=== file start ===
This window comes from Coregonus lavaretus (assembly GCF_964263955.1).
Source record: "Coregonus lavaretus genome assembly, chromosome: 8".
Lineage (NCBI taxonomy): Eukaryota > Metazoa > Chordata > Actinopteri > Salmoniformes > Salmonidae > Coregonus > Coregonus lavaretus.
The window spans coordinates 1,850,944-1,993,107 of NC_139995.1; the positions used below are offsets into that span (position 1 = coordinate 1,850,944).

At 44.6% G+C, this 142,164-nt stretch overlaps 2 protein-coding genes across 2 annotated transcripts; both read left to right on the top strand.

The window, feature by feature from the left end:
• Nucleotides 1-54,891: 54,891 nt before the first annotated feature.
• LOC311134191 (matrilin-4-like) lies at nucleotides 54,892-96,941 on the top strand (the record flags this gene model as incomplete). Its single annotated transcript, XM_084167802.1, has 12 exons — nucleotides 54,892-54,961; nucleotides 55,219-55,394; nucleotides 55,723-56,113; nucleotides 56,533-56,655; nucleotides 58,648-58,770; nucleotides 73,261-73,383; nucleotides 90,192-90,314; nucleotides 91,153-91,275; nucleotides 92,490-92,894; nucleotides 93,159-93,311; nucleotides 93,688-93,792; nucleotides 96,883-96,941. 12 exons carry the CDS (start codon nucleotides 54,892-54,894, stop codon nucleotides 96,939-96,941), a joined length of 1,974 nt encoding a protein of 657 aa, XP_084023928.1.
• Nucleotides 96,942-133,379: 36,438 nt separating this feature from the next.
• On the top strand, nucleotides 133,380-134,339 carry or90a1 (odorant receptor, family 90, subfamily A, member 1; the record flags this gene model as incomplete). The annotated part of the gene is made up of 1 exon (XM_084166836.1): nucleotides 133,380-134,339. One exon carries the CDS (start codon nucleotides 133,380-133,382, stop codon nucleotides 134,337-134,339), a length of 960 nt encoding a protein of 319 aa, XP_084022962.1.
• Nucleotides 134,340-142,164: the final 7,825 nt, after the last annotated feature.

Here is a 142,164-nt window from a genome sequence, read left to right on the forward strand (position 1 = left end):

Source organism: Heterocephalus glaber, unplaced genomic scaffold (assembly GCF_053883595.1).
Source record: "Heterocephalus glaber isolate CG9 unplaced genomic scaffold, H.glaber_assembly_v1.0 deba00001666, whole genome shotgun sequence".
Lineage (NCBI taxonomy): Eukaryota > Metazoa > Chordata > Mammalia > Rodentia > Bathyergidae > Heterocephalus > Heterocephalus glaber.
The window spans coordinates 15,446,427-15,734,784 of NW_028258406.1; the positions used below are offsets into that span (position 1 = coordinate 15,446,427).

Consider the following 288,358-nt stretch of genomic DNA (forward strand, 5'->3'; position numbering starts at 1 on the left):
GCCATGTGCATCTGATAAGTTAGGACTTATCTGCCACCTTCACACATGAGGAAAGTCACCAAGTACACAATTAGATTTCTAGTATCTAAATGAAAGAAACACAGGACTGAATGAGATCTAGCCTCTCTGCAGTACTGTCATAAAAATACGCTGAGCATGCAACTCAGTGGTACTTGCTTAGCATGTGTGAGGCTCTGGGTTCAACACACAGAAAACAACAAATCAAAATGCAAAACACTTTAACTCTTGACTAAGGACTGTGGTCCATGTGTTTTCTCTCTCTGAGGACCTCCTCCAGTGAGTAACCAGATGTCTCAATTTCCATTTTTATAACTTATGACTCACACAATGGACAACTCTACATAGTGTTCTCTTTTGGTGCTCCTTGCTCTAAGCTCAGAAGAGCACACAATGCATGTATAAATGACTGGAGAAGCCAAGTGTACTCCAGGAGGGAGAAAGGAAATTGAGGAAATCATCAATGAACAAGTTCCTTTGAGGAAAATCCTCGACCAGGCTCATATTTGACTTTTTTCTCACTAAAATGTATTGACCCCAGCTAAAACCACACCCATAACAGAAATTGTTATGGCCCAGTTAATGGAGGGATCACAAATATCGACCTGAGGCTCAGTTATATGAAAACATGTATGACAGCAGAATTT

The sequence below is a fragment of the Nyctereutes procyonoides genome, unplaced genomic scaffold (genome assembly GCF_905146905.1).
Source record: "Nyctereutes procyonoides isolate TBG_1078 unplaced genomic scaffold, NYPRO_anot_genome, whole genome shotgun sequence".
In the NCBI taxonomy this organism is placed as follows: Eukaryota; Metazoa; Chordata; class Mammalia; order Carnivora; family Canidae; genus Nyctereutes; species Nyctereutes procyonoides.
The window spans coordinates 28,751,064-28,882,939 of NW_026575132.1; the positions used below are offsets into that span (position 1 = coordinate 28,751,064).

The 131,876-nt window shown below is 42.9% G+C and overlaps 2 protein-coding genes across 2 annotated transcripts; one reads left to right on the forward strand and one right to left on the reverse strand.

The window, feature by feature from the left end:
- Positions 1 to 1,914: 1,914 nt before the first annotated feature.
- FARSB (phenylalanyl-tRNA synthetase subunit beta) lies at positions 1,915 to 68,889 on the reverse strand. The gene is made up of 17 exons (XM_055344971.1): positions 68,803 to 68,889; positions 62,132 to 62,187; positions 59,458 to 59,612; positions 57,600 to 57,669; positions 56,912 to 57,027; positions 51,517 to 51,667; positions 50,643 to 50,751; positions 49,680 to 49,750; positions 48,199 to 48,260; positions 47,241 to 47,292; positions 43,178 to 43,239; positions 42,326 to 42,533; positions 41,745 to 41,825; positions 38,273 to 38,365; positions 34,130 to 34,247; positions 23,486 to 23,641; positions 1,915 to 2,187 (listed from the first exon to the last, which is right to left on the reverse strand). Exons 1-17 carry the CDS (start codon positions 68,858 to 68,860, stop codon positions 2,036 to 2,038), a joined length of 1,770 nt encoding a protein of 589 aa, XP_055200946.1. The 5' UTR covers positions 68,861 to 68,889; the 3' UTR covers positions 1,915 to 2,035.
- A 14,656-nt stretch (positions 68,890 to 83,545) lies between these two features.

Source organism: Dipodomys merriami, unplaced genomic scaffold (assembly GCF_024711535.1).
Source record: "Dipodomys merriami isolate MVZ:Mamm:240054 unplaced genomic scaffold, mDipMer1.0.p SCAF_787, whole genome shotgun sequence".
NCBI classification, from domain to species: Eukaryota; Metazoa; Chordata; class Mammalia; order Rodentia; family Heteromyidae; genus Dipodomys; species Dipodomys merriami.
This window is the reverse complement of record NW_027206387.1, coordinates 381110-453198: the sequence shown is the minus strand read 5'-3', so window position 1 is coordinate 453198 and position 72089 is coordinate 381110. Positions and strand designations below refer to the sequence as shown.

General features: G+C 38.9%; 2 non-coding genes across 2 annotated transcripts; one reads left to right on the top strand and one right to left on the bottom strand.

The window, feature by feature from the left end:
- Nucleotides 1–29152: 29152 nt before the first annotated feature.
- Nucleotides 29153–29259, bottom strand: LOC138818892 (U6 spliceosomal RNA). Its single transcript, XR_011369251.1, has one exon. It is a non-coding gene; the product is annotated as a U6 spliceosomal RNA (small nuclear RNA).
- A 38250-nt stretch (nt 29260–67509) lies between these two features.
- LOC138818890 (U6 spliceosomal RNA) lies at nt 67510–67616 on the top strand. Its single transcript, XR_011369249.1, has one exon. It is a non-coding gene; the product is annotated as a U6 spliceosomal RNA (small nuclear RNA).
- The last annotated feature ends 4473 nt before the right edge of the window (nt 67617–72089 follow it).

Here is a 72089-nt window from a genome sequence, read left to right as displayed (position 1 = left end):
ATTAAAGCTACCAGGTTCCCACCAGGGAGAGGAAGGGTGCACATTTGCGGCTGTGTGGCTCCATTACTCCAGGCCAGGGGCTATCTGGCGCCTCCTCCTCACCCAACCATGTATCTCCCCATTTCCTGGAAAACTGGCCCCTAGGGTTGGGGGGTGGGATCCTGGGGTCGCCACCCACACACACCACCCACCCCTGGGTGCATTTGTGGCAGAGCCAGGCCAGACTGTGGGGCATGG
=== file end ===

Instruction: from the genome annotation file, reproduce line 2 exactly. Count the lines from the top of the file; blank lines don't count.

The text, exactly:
Source record: "Coregonus lavaretus genome assembly, chromosome: 8".